Most of the sources of transmitted drug-resistant HIV among men who have sex with men were those who had never received antiretroviral therapy, according to data from the Swiss HIV Cohort Study.
“Although it is unclear to what extent our results are generalizable to other risk groups, subtypes or countries, they indicate a high potential of HIV drug resistance to circulate among treatment-naive patients,” the researchers wrote in Clinical Infectious Diseases. “This highlights the importance of limiting the acquisition of drug resistance before it becomes established in untreated patients, and of early test and treat to prevent resistance transmission from untreated patients.”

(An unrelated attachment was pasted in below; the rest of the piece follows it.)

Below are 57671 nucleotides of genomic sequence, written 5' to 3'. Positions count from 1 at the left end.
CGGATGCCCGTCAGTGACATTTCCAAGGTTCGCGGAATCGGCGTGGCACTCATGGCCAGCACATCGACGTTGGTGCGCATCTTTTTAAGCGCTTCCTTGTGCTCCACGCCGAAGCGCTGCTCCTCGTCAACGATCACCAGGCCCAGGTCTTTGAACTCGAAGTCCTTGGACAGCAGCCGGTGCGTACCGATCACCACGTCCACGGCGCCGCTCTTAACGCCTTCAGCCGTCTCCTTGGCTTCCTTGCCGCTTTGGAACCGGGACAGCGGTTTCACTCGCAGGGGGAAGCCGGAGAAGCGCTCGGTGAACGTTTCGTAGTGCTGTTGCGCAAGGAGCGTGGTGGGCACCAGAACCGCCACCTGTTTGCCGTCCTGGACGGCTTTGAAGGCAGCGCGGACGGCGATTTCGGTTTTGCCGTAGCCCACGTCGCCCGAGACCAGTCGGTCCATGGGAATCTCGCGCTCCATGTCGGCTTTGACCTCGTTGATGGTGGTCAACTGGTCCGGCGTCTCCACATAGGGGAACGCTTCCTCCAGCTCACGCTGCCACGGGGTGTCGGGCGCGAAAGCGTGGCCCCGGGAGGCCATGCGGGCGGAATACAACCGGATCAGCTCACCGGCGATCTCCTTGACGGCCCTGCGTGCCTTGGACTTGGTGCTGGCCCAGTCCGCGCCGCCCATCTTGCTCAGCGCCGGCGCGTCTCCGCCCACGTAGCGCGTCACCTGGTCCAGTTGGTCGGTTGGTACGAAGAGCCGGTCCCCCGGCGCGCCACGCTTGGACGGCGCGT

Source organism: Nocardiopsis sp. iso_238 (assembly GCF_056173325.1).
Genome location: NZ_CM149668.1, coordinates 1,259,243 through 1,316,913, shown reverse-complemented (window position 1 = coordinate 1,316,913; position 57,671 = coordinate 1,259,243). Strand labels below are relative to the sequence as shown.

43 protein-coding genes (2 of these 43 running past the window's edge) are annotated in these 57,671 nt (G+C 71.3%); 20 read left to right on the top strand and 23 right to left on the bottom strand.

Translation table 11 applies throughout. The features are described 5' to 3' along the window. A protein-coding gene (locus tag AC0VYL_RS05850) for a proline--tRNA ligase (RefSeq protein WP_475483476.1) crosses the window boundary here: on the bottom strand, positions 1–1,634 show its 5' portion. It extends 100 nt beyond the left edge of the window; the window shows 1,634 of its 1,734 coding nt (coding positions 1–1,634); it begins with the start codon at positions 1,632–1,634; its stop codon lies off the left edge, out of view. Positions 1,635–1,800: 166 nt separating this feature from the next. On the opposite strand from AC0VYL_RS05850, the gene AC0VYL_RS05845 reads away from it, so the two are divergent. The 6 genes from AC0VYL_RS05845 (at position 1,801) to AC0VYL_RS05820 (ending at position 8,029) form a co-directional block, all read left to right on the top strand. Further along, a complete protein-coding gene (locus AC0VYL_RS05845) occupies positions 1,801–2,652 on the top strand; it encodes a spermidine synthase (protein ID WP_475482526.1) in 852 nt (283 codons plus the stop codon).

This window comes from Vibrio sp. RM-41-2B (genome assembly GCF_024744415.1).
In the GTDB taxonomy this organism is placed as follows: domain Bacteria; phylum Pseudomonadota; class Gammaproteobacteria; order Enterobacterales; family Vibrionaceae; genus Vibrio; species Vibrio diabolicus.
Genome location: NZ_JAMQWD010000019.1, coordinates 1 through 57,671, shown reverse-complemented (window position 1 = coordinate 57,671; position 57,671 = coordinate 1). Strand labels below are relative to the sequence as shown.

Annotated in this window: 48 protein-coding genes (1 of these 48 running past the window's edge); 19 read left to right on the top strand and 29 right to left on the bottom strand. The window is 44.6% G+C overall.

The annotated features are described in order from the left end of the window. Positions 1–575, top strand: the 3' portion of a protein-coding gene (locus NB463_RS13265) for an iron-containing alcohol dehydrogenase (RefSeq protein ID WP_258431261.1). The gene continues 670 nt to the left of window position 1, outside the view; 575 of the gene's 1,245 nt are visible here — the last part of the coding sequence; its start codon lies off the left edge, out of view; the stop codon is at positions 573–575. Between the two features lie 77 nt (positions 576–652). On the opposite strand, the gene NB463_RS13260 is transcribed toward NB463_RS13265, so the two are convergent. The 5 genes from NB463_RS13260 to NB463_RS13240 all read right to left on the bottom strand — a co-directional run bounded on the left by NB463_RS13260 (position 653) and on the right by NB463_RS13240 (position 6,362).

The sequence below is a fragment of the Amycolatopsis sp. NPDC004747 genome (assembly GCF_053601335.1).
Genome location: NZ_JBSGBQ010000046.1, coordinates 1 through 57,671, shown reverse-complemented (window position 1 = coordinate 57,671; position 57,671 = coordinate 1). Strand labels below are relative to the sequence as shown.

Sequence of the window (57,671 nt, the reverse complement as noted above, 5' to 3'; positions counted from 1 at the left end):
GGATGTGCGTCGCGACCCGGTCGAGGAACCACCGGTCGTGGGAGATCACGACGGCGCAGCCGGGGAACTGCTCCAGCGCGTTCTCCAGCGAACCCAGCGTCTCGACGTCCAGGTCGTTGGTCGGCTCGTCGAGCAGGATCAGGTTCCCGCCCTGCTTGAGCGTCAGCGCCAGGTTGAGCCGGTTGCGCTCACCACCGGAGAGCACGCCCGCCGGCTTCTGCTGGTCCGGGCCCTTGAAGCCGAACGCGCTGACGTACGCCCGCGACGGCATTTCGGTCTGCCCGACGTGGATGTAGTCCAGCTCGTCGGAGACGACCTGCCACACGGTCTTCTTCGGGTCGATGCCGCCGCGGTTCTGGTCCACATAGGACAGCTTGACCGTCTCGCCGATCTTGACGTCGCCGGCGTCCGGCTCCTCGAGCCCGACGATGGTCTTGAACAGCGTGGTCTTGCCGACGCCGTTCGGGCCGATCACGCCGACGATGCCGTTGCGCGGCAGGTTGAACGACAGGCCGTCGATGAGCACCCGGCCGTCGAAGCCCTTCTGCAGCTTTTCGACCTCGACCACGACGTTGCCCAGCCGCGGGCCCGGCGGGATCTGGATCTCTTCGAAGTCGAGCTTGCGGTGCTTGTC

The study included ART-naive MSM who were infected between 1996 and 2009. From the Swiss HIV Cohort Study and the drug resistance database, the researchers identified 1,674 patients from a surveillance population, and 6,934 patients with HIV for background. Genotypic resistance tests were performed.
Among the patients in the surveillance population, 140 had transmitted drug-resistant HIV and 86 belonged to transmission clusters. Most of the population in clusters could be linked to a potential source. Fifty of the 86 in clusters were clustered with a potential source, and for 35 of the 50, more than one possible source was identified. Among the 66 potential sources, 56 were ART-naive
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